Wartime heritage: Hong Kong vs Singapore | Gwulo: Old Hong Kong

Wartime heritage: Hong Kong vs Singapore

We're just back from a long weekend in Singapore, and they are streets ahead of Hong Kong in terms of preserving and promoting their heritage from World War II.

Preserving first - do you remember last month I asked the AMO (Antiquities & Monuments Office) if they'd make Hong Kong's pillboxes listed buildings, to help preserve them. They replied that it wasn't possible at present, due to 'manpower and resource constraints'.

By contrast, here is a WWII pillbox and its notice board on Sentosa island:

Pillbox notice on Sentosa

Pillbox on Sentosa

Next Promoting. After passing through immigration at Singapore airport, the rack of tourist info included a brochure on WWII sites. You can see the contents on their website too. The closest that the HK Tourist board website comes is a mention of the Museum of Coastal Defence.

Why the difference?

One reason is the different emphasis placed on preserving heritage, and then using it to draw in tourists. The understanding that 'stay an extra day' doesn't just mean another day of shopping and eating. This week's Time Out Singapore had several articles on old Singapore, including this quote from the former prime Minsiter Lee Kuan Yew in 1995:

"In our rush to rebuild Singapore, we knocked down many old and quaint Singapore buildings. Then we realised we were destroying a valuable part of our cultural heritage... we were demolishing what tourists found attractive and unique in Singapore. We halted the demolition... We were a little late, but fortunately we have retained enough of our history to remind ourselves and tourists of our past."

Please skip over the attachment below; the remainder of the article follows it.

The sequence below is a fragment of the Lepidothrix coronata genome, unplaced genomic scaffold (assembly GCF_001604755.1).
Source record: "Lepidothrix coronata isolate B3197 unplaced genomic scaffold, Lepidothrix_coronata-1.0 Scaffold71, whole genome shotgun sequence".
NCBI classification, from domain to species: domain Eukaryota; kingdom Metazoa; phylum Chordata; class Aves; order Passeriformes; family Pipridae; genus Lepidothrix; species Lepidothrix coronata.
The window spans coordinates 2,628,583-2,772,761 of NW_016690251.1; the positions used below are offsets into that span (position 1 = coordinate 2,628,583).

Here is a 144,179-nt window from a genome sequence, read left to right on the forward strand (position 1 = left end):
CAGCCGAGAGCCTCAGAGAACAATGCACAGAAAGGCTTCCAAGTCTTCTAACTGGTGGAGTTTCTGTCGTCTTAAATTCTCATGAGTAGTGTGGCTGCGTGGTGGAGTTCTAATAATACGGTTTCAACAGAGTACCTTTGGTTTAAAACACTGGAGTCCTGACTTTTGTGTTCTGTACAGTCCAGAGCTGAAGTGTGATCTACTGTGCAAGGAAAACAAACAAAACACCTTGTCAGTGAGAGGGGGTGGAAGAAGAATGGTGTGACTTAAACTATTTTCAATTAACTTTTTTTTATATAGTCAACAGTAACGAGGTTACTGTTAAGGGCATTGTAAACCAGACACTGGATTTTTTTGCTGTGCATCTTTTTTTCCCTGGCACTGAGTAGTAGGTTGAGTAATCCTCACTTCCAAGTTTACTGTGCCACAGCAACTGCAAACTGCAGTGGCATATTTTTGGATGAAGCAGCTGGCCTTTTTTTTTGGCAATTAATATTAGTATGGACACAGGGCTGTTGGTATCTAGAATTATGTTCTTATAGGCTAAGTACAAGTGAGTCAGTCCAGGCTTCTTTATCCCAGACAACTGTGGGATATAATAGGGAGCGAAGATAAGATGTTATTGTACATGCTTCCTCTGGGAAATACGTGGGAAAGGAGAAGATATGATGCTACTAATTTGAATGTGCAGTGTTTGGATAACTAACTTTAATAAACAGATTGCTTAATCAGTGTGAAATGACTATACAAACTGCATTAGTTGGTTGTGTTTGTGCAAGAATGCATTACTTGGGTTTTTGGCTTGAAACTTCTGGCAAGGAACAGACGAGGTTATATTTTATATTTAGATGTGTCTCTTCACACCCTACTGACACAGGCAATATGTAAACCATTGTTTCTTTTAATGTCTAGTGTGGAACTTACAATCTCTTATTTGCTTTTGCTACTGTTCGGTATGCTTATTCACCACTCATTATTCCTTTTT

I'm not sure we've grasped that message here, 14 years later.


maybe they could spare some of the people hell bent on destroying the nature trails by concreting and tarring them and insisting on covering every pavement with grating and barriers and deploy them in a more useful way to label our monuments?

Since you've got a dialogue going with the power's that be...

David, you could always put together a document with all the stuff you have listed and then offer to help them out. I'd be happy to volunteer some time.

I wonder how many buildings and places have disappeared thanks to lack of manpower and resources. I suspect this is a euphemism for "we can't be bothered".

Gweipo, not much dialogue happening. As Phil notes, I think I was given the standard cut-and-paste reply.

Phil, excellent idea - enough grumbling, now what can we do about it. I suggest we start with a brainstorm on all the things that could be done - so go for quantity first, analysis later. Everyone welcome to throw in ideas.

Ideas for activities I can think of:

  • document all the pillboxes that existed, and then highlight the ones that remain
  • document the pillboxes we know about in the same format that the recent assessment of historic buildings uses
  • what do we hope to achieve?
  • look for other groups trying to get the AMO to preserve a building, and find what has worked, what hasn't
  • find out the AMO's process, and see how best to work with them
  • who else is interested in pillboxes, and what have they tried in terms of promotion / preservation?